Lacking Faith

Speaking of Blethen, Monmouth knew she had missed a few games, but Wing and the Mustangs didn’t know whether or not she would play Saturday.

So they prepared for both scenarios.

Wing wasn’t too disappointed that Monmouth didn’t get to play Boothbay at full strength. The Mustangs will get at least one more shot at the Seahawks before the region playoffs next month. Either way, Monmouth has plenty of experience facing Blethen.

“I know we’ll play them in the MVC championship game — that’s already been decided,” Wing said. “And hopefully she plays in that, so that we get another look at her, but we played them last year, we played them in the playoffs last year, and we’ve played them twice this year already, and we’ll play them in the MVC, and hopefully we’ll meet them again in the Civic Center — we know what they do.”

For the record, Boothbay coach Tanner Grover said Saturday that Blethen should be ready by the MVC title game.

Raiders of the lost start

Oak Hill boys coach Tom Smith is proud that the Raiders are a good second-half team. He just doesn’t want them to think that means they can’t be a first-half team, too.

“We’re coming out of the locker room behind almost every game,” Smith said. “Mt. Abram, we were tied 17-17 at the half. These guys have a tendency, they don’t really want to take care of business. That’s why my hair’s all gray.”

The Raiders’ first win over the season, a comeback 59-56 triumph over Lisbon, seemed to set the tone.

“We were down 10 in the fourth quarter and then came back,” Smith said. “These guys play well as a team together. Nothing phases them. In years past, we’d get down and we’d go through the motions. This year, the seniors got a taste of the tournament last year and the big thing is they want to get back there.”

The senior nucleus of Marcus Bailey, Evan Boston, Austin Noble, Steven Gilbert and Matthew Strout has led the Raiders out of their bumpier starts, but they and Smith know they have to start stronger out of the gate more consistently.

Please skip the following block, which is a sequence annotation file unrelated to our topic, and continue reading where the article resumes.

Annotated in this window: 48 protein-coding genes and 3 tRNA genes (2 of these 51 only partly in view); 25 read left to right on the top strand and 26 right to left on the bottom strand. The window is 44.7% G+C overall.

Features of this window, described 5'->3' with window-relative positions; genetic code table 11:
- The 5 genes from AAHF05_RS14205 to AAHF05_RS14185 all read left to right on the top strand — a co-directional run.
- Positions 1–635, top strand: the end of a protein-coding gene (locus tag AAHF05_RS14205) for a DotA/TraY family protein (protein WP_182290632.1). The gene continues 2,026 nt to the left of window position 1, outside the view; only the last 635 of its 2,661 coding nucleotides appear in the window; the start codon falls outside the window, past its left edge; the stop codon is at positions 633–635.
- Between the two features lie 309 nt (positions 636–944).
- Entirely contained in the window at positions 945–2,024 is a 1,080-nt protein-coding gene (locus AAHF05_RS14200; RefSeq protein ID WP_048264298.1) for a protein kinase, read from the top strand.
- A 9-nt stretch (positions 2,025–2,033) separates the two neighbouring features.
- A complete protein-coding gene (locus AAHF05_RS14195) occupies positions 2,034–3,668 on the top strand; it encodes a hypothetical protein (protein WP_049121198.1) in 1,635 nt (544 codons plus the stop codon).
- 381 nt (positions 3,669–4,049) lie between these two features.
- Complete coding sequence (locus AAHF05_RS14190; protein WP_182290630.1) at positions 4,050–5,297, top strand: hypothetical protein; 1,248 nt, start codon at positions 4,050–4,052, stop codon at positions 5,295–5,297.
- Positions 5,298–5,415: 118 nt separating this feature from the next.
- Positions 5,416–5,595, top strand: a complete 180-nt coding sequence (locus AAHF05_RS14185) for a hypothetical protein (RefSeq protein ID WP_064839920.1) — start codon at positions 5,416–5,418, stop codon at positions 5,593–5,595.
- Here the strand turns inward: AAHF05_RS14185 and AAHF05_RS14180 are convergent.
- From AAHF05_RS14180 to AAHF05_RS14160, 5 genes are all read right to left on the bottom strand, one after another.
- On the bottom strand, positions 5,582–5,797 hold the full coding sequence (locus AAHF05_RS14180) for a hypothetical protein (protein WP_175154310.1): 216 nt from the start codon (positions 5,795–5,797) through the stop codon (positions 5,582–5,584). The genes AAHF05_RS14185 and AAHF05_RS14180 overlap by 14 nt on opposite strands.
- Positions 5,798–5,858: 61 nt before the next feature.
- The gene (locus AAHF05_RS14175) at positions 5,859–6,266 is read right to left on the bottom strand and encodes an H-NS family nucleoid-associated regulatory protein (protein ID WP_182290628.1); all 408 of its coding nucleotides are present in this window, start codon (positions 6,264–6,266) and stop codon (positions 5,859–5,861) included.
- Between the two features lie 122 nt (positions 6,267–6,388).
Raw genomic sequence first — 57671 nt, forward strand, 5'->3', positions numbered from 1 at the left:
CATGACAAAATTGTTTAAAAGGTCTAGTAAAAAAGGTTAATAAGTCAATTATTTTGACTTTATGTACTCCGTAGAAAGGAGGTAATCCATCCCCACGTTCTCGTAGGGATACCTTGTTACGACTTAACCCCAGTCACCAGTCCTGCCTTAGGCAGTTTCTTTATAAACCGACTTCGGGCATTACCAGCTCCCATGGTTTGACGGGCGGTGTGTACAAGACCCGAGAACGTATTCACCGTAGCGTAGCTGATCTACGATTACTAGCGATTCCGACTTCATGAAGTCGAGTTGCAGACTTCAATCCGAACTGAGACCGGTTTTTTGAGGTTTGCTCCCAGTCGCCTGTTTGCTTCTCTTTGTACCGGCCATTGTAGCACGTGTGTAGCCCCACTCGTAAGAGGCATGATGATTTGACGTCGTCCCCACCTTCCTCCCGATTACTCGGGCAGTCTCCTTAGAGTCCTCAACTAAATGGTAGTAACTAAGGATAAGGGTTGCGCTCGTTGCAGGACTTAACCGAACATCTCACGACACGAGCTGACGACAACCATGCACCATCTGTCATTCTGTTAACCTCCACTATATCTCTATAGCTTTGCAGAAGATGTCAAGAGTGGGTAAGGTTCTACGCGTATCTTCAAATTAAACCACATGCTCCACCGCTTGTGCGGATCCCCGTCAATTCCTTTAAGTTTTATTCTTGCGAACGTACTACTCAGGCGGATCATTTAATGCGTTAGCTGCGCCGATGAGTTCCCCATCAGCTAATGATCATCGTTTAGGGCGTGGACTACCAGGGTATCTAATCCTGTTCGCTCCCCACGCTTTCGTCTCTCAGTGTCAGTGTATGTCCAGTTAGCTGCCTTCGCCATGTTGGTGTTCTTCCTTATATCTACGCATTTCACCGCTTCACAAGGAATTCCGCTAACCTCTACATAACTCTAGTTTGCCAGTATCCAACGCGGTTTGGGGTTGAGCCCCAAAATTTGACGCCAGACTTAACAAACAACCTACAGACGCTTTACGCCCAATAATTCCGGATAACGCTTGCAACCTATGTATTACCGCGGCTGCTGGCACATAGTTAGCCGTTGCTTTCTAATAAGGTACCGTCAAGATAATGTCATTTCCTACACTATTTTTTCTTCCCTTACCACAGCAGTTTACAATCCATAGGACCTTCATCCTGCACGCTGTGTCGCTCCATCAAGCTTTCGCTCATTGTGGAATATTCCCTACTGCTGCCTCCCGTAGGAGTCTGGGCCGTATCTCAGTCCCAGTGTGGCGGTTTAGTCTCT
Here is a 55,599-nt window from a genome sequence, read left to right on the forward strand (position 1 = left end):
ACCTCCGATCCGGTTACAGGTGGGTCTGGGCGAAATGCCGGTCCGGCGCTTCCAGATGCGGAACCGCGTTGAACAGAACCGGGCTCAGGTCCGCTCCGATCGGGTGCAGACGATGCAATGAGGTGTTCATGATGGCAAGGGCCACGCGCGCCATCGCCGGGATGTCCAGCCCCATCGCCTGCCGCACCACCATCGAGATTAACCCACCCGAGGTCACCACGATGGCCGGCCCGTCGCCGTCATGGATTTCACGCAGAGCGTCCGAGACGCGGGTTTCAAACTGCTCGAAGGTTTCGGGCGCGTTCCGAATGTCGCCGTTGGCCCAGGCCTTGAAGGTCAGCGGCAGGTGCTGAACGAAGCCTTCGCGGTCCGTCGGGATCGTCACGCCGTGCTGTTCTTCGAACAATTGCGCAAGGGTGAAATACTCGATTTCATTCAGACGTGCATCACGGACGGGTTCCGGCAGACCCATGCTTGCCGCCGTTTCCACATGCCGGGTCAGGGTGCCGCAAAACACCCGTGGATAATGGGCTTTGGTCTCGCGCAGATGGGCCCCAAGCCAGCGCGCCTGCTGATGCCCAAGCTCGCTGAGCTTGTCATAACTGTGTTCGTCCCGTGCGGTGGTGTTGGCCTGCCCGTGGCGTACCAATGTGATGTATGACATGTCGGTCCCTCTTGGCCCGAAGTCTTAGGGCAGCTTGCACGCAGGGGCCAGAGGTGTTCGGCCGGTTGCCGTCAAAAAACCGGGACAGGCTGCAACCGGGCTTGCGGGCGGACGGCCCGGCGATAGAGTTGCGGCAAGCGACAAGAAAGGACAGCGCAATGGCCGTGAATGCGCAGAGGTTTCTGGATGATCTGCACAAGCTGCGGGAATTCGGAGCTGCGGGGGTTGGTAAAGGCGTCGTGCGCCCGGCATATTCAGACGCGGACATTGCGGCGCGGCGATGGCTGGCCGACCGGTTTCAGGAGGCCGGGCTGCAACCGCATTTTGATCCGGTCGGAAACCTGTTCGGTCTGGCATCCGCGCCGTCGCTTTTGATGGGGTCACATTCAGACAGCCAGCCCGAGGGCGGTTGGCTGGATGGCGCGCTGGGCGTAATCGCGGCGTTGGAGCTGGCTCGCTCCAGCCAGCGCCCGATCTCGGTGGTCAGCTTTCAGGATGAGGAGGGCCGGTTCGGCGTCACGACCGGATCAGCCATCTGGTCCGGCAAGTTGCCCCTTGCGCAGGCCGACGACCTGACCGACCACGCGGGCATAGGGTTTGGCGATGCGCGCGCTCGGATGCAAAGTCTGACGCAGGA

“We’ve got to become a first-half team,” Bailey said. “We get our biggest momentum boosts in the second half. We need to start playing better in the first half.

“These guys have the confidence that they can come back, but we have to start taking it to them,” Smith said. “We’ve got some games (coming up) where we should take it to some different teams and hopefully get some of the other guys involved.” 

Piecing together a title defense

No state championship comes easy, but the players last year’s Rangeley girls’ team were familiar with their roles surrounding 6-foot-2 star Blayke Morin.

This year’s squad has three starters back, but essentially every one of them has taken on a new, increased role. It’s a challenge, but coach Heidi Deery is still enjoying the process of trying to make it work.

“Oh, yeah. It’s fun when — I don’t think anybody counted us in for anything this year, so, you know, when you can kind of surprise people, that’s always a good thing,” Deery said. “And I’ll coach as long as kids want to work hard, and this group is certainly willing to do that.

“It’s great to win championships and it’s great to win games, but the big thing is to try to teach to some real character, and skills and qualities that they need in themselves as a person to be successful in life. I guess other coaches coach for other reasons, but that’s the only reason I coach.”